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The weekly music magazines and working class culture June 10, 2017

Posted by WorldbyStorm in Uncategorized.

This from the Guardian last week caught my eye… an interview with Manchester poet Tony Walsh whose will be remembered for his performance of his poem This Is the Place on the evening after the attacks in that city.
There are some very interesting aspects to what he says:

He grew up in Tameside, east of the city centre, “where the old terrace housing meets the mill towns”. His mother raised four children and occasionally did piecework from a sewing machine in the front room; his father had a series of factory jobs and drove a taxi, but Walsh remembers him being unemployed a lot: “It felt like everyone was unemployed.” The poverty was real. Walsh nearly died of rheumatic fever as a young child, and took penicillin every day until he was 14. It was worsened, he thinks, by living in a damp terraced house that was subsequently condemned and demolished.

There were books at his grandmother’s house and he read everything. “And the libraries were a big thing for me.” Music, though, was massive. His mother played the Beatles, Elvis and 1960s pop. He loved the lyrics of Joe Strummer, Paul Weller and, later, Patti Smith and Morrissey.


He was politicised by punk “and by my circumstances”, and he was educated by the NME. “I’d read it and it would send this working-class kid off to look up who the situationists were, the surrealists, dadaists, and what does ‘nihilism’ mean and who is Dostoevsky and Kafka? I don’t see where working-class kids would get that stimulus now,” he says. “I don’t see where the heavyweight discourse is in popular music any more. There’s a lot of heat, not a lot of light, coming out of popular culture.” Maybe, he says, “that’s where poetry can re-find a space.” When he was 14, he heard Sonny’s Lettah, by Jamaican-born dub poet Linton Kwesi Johnson on John Peel’s radio show which, he says, “packed a huge political, cultural and emotional punch. It hit me in the gut as hard as any piece of art has before or since.”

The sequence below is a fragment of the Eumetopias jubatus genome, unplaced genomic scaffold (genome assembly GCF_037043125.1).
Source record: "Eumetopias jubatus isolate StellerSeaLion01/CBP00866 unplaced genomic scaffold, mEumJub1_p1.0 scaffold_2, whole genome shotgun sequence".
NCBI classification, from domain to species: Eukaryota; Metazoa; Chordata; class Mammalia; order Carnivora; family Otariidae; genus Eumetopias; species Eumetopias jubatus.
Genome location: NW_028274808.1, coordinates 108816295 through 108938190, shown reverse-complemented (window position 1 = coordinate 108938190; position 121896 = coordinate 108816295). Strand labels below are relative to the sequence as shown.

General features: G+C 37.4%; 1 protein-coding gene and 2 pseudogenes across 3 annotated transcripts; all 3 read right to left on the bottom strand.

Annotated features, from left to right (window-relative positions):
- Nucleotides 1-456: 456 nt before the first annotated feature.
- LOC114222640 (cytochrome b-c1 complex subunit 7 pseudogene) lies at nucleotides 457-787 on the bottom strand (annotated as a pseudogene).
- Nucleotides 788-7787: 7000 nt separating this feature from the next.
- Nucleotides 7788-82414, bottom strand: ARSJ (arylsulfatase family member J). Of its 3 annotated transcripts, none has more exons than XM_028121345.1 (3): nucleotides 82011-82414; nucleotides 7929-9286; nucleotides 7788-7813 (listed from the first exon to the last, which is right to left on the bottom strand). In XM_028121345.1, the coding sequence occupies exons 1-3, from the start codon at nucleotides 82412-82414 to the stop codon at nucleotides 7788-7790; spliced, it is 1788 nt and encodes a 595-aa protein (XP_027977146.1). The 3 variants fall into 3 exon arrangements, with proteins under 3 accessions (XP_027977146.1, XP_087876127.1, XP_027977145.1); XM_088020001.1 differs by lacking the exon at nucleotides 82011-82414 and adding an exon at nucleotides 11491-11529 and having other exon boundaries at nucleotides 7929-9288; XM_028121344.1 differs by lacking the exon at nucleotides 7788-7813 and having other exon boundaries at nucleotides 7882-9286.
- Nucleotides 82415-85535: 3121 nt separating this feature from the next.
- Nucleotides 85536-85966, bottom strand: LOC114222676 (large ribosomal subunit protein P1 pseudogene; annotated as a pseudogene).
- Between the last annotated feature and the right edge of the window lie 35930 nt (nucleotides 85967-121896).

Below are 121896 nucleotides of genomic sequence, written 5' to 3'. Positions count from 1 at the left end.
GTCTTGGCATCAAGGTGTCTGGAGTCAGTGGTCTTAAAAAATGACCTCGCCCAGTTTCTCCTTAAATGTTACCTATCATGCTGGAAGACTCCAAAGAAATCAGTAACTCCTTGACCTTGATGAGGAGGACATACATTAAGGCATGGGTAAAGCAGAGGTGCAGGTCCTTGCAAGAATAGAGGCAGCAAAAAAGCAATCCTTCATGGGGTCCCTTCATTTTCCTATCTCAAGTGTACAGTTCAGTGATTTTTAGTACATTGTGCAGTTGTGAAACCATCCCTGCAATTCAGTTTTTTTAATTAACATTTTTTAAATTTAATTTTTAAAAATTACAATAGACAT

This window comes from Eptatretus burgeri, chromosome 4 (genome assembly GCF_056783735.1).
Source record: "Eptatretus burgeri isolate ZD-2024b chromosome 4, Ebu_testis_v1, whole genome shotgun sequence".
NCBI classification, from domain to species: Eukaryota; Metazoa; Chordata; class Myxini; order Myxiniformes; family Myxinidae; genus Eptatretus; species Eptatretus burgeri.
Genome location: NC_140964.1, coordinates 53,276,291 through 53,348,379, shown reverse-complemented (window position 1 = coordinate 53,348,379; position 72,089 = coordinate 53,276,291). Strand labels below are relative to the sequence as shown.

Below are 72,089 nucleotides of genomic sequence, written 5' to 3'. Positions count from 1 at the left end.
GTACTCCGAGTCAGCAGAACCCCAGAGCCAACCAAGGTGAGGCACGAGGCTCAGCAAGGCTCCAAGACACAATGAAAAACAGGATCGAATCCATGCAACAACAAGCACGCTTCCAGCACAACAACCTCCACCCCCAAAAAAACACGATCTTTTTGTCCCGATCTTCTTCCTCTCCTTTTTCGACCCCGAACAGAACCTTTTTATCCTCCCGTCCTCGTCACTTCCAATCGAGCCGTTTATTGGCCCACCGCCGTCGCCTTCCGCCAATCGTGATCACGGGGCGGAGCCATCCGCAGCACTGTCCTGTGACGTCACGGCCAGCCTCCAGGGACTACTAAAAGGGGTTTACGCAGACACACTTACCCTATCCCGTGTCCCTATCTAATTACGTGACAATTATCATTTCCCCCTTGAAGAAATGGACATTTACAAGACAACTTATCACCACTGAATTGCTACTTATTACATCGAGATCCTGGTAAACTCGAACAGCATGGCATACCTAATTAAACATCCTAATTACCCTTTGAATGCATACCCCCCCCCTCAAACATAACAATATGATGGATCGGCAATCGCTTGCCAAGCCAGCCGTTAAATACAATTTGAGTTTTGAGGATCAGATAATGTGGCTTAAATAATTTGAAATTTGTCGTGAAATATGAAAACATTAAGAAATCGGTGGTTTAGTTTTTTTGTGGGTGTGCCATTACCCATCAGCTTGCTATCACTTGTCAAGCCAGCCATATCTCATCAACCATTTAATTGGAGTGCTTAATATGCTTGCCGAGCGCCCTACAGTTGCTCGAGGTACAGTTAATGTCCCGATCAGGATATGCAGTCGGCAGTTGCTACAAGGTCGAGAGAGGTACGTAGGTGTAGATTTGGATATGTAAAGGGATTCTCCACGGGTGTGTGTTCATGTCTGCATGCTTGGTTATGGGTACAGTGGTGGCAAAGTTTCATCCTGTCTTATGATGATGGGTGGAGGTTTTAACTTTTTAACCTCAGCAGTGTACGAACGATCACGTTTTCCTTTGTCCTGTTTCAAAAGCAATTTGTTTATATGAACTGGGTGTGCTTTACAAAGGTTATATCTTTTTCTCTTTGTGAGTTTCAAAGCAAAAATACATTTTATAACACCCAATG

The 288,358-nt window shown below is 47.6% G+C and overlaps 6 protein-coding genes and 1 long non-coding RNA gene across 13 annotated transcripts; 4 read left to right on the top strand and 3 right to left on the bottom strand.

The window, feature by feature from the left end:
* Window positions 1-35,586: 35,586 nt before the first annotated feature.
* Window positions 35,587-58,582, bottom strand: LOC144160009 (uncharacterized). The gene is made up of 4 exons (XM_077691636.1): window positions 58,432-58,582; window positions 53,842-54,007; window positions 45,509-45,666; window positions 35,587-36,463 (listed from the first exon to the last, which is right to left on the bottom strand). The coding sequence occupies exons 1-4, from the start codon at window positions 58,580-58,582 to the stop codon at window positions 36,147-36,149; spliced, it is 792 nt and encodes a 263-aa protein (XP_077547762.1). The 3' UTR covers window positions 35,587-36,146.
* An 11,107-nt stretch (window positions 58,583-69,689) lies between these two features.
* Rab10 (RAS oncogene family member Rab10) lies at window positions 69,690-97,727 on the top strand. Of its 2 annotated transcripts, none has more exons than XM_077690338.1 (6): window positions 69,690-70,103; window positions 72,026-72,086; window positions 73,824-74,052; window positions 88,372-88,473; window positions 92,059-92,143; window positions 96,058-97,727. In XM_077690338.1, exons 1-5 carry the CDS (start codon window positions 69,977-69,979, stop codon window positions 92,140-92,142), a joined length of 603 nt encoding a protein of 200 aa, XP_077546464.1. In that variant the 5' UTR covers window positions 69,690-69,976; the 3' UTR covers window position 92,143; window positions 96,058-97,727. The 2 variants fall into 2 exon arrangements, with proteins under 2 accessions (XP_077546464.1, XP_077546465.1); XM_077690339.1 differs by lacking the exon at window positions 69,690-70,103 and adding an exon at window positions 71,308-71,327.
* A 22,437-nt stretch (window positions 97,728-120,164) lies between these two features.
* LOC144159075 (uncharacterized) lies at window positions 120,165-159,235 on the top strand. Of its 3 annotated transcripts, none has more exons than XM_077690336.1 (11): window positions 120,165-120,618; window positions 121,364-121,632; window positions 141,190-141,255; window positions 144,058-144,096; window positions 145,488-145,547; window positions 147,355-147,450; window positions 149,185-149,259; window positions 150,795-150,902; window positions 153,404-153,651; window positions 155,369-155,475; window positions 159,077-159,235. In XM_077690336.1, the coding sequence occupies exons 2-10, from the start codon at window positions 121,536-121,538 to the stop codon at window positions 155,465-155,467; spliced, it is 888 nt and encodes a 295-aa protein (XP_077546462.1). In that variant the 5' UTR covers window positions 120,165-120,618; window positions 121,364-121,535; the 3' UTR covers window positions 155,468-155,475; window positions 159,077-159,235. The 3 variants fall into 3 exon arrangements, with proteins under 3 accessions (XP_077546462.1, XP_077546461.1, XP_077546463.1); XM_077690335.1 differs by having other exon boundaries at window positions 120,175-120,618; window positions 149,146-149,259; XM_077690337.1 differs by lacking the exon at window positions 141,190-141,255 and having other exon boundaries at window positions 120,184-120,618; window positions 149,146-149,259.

That point about how kids get that stimulus now is very well made I think. I came to the music magazines in my late teens but friends of mine read them much earlier than that and it seems unquestionable to me that punk and post-punk and those magazines brought to a much wider audience a radical and open sensibility that was political cultural and social. It’s remarkable reading back through issues of NME or Sounds or Melody Maker from the 1980s to see how magpie like they were with a range of references that assumed those reading them would if they weren’t aware of them at least make an effort (in a pre-internet world!) to go and hunt them down. And sure, sometimes there could be an irritation and precious aspect to all that – personally NME was my least favourite of the three, whereas Sounds and Melody Maker I preferred a lot more, but there was something engaging about their working assumptions about the world.

This too is interesting:

Some time around 2003, he felt drawn back to poetry (he had stopped writing as a teenager). “I had two small kids, maturity, the different perspective that having kids gives you. A poem or two comes to you and you find you still enjoy it and still think they’re decent.” In 2004, he went to an open-mic night in a pub, got up, knees shaking, “and I found people who got what I was on about and where I was coming from. There was a poet there called Jackie Hagan, a working-class scouse woman, an amazing artist. She legitimised what I had brought with me – poems about kids at bus stops, chip shops.”


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